One of Nashville’s crowning jewels is the Grand Ole Opry. The Opry has been a stage for country music for nearly a hundred years, and is one of the main reasons Nashville, Tennessee has become the nation’s home to country music. The story behind the Grand Ole Opry is as epic as any song.
Text by Annika Bastian
How It Started
The Grand Ole Opry actually began as an hourly radio broadcast in 1925. Originally called Barn Dance, in 1928 the program was renamed the Grand Ole Opry. The show promoted many bluegrass, country and western performers. They built national reputations in the 1920s and 1930s through the show’s popularity.
In the 1940s, the Grand Ole Opry fostered a live audience for its performances in many different venues. In 1943, the Opry started broadcasting from the Ryman Auditorium, also called “the mother church of country music.” In the 1950s, rock-n-roll artists started gaining popularity. Steel guitar and honky-tonk joined bluegrass tunes onstage at the Opry.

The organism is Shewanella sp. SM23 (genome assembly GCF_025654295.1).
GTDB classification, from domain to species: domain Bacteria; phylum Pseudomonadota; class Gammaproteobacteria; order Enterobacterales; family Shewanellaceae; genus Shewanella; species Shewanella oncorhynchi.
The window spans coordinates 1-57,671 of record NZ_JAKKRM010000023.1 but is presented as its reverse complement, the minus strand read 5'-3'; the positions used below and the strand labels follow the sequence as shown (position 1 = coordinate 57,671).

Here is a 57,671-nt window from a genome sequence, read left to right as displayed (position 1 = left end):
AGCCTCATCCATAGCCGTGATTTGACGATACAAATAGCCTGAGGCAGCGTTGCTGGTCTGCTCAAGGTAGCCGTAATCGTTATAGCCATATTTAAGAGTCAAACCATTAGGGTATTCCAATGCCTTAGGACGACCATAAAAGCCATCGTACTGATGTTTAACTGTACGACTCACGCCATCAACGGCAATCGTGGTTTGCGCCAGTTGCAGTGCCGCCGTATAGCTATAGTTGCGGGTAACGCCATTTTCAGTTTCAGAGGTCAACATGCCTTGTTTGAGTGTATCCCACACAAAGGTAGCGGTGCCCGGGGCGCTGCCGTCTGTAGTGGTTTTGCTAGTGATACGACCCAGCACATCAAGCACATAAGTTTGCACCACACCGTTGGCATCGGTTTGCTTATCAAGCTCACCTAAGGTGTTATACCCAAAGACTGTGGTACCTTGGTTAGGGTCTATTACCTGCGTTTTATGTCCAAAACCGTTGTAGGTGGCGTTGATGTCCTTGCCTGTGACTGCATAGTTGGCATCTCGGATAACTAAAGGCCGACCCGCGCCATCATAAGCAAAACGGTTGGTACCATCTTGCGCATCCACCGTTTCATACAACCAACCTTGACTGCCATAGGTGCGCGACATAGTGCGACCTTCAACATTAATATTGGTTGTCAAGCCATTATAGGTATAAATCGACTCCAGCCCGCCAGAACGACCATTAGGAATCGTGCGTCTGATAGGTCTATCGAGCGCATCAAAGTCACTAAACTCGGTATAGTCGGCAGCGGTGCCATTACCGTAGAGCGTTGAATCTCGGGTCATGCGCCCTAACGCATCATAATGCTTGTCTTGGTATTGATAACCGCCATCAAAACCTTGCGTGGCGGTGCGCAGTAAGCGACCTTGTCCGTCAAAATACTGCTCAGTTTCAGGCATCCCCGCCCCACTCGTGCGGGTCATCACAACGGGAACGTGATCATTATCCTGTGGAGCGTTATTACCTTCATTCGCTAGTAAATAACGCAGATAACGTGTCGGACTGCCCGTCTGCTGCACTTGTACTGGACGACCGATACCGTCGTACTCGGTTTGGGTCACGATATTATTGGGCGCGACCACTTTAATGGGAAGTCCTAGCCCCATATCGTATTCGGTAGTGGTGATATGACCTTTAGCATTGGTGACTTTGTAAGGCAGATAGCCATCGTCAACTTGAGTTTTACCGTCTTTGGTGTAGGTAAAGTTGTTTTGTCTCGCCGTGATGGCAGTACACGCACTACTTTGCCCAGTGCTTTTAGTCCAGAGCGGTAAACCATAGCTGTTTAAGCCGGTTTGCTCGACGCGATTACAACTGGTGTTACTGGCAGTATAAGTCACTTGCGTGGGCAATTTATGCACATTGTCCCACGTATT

The Opry House
The Grand Ole Opry remained in Ryman Stadium until 1974, when it moved to Opry House on the northern edge of Nashville. Then Opryland, an accompanying theme park, joined Opry House. Then, in 1987, the Opryland Hotel opened. It provided a convention space for the country’s ever-growing love for country music.
Membership among the Grand Ole Opry’s regular performers is one of the highest honors available to country music stars. The Opry has 66 currently active members and nearly 200 members throughout its history. Members receive a lifetime membership to the Opry and perform at least 12 times a year until they retire. Today, the Grand Ole Opry’s roster holds hundreds of acts, and it’s home to the major stars of country and bluegrass.